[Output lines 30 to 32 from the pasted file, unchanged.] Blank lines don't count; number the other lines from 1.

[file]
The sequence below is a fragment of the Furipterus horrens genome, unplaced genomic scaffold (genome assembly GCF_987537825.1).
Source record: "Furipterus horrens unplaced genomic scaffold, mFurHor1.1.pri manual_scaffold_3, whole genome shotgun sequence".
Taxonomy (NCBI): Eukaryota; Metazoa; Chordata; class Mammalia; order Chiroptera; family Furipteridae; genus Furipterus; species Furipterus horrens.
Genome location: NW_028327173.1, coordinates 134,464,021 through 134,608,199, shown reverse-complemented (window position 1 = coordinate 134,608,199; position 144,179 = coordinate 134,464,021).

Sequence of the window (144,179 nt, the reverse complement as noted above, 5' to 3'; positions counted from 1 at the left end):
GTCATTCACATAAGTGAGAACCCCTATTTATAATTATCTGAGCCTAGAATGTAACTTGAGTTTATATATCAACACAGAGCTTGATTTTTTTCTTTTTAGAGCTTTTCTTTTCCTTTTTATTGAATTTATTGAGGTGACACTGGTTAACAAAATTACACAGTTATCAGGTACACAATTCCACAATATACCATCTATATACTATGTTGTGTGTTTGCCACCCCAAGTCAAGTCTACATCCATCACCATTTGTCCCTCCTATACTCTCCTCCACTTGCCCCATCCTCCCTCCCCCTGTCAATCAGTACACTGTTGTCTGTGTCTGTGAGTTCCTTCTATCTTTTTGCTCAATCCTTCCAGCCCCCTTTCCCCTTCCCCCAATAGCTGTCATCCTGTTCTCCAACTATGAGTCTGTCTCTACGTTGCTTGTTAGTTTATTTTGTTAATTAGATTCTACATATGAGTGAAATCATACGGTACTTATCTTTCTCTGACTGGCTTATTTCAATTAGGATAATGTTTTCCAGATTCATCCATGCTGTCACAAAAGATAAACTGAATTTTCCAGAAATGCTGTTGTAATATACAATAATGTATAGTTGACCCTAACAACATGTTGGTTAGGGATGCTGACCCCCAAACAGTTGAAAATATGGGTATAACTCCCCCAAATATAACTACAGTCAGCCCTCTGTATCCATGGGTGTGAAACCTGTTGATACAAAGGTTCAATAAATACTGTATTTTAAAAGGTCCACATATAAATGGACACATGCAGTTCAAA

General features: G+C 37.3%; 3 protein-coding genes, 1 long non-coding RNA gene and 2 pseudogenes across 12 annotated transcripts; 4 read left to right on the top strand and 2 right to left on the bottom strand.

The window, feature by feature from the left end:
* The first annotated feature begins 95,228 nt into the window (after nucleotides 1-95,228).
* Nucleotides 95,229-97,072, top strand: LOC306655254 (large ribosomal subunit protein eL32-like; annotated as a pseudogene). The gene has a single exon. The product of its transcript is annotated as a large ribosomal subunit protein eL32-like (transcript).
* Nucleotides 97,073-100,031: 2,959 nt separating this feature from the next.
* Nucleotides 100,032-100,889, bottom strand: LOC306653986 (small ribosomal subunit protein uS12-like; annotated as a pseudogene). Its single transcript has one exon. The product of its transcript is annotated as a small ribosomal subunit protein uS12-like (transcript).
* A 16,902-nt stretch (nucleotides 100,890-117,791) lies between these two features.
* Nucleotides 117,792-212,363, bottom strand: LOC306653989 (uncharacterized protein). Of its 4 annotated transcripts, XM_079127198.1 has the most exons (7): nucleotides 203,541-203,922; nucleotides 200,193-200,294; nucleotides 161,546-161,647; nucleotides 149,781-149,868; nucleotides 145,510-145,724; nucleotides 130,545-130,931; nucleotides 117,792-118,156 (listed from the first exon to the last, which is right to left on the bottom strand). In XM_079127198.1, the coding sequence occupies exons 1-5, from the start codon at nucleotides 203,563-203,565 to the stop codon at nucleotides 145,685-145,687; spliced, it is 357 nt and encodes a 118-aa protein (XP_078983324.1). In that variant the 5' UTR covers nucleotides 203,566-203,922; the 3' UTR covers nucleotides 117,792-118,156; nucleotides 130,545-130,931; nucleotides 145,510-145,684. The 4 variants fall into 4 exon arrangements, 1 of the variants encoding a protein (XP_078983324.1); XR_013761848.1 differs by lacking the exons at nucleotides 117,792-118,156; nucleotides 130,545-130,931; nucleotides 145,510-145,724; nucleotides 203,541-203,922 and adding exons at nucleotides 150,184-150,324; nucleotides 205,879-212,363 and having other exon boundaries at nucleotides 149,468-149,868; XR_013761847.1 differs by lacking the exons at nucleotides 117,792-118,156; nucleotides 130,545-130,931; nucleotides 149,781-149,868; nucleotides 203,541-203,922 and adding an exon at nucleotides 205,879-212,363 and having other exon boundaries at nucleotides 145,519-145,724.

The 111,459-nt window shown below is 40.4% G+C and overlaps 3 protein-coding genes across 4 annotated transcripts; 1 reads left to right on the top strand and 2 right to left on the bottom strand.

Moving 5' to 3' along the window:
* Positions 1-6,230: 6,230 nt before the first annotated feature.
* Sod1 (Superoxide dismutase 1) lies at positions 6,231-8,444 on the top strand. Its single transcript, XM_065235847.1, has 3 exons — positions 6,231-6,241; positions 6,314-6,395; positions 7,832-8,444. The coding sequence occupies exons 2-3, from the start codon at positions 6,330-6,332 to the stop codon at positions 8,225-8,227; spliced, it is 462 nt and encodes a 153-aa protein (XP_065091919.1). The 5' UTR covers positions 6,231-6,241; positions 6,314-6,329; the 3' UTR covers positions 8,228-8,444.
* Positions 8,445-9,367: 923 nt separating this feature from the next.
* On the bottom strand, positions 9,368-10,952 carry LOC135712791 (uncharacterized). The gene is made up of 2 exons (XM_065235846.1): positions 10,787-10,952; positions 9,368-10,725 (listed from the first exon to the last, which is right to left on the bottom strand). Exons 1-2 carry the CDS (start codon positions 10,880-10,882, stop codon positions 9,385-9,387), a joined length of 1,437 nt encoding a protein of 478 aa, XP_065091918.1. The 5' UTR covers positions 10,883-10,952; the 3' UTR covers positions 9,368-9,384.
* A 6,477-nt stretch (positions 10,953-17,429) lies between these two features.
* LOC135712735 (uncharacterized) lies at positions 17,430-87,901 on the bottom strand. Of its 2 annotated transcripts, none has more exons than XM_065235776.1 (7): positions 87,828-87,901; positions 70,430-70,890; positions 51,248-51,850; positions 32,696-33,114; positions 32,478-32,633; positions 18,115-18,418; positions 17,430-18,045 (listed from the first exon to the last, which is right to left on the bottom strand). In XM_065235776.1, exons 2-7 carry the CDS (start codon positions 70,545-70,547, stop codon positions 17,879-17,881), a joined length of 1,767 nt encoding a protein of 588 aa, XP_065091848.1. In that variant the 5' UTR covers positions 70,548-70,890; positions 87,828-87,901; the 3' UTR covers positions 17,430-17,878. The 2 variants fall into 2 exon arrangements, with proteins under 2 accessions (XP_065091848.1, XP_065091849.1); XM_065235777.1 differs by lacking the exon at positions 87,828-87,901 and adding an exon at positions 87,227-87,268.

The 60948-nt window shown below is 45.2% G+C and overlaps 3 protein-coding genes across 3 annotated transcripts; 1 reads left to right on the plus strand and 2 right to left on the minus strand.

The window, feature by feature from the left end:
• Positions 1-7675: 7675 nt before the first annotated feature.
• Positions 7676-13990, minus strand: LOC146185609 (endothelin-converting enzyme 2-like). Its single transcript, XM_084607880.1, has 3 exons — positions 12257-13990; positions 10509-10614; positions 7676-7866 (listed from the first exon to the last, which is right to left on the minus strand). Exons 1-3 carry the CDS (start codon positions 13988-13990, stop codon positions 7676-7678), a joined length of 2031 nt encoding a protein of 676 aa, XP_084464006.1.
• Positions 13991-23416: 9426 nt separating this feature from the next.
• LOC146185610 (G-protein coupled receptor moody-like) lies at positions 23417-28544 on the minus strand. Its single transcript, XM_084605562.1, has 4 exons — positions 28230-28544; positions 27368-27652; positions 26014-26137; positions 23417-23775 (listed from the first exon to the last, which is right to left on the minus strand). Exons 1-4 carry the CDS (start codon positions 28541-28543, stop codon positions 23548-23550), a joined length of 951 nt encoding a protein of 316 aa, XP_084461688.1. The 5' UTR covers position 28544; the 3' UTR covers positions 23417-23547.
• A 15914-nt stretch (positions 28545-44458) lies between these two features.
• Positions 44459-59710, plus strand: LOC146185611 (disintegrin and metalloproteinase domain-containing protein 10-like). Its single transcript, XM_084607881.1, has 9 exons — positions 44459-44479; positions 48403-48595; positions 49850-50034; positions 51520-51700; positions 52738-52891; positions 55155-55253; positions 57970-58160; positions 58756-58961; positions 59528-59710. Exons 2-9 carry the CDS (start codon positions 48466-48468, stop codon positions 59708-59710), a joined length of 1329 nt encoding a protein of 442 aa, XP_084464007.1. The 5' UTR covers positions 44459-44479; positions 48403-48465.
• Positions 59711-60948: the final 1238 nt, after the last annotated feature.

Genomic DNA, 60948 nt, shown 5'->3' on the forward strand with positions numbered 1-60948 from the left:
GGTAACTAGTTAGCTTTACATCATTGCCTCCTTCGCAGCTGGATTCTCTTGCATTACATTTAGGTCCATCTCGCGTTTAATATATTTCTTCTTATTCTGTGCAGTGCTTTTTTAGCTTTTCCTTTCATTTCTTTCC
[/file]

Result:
• Positions 44459-59710, plus strand: LOC146185611 (disintegrin and metalloproteinase domain-containing protein 10-like). Its single transcript, XM_084607881.1, has 9 exons — positions 44459-44479; positions 48403-48595; positions 49850-50034; positions 51520-51700; positions 52738-52891; positions 55155-55253; positions 57970-58160; positions 58756-58961; positions 59528-59710. Exons 2-9 carry the CDS (start codon positions 48466-48468, stop codon positions 59708-59710), a joined length of 1329 nt encoding a protein of 442 aa, XP_084464007.1. The 5' UTR covers positions 44459-44479; positions 48403-48465.
• Positions 59711-60948: the final 1238 nt, after the last annotated feature.

Genomic DNA, 60948 nt, shown 5'->3' on the forward strand with positions numbered 1-60948 from the left: